So maybe Confucius didn’t specifically point the finger at lawyers but it can seem like that sometimes, and as we were putting together our first social investment deal it certainly felt that way at times.
Picture the scene – a small charity intent on doings its first social investment deal (a residential property backed scheme), seeking funding to back a new action learning project. They have already lined up two or three interested investors, the principal players in each are already bought in to the proposal, they can afford the sort of money being talked about and the broad commercial terms are agreed……. ‘that’s fantastic the assembled group agree – now let’s pass it to the lawyers to finalise the exact wording’. Just reading these words is enough to make my heart sink all over again at the memory of it all.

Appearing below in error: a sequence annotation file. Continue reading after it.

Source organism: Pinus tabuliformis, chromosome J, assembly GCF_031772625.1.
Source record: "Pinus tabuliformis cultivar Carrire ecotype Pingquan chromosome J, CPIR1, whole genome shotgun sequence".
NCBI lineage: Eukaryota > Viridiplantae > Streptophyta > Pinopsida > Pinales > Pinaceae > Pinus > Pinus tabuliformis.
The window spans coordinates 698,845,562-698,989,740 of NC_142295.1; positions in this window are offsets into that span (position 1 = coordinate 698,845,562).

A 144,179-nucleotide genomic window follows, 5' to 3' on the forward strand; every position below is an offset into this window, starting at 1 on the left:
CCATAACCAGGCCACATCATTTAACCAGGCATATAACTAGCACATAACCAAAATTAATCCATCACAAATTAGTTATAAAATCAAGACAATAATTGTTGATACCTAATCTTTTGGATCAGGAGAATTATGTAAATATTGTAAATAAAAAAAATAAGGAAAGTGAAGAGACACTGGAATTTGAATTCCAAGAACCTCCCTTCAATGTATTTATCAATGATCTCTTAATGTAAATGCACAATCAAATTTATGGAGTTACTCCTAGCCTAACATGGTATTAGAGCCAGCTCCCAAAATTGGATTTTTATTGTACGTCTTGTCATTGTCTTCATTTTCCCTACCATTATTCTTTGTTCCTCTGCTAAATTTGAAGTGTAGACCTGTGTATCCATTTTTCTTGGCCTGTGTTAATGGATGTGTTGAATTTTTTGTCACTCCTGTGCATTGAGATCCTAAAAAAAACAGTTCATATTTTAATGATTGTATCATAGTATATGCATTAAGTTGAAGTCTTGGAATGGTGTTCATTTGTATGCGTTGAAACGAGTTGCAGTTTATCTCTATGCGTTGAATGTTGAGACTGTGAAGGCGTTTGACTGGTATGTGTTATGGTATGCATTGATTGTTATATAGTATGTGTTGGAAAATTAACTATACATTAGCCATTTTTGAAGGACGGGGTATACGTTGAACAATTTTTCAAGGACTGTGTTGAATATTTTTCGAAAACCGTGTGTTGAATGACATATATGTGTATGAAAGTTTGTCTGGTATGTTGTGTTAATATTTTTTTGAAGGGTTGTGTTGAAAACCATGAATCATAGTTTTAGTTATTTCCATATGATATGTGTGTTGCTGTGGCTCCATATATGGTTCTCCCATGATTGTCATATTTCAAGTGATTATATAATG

This was a new deal for us and a new deal structure for our investor partners. We had three sets of lawyers involved (ours and two others between the three investors) – whilst each firm bought specific skills and expertise to the table none of them had been involved in a scheme exactly like this before; and by like this I mean specifically social investment – where the deal wasn’t all about the money but also about what the money was enabling the charity to do.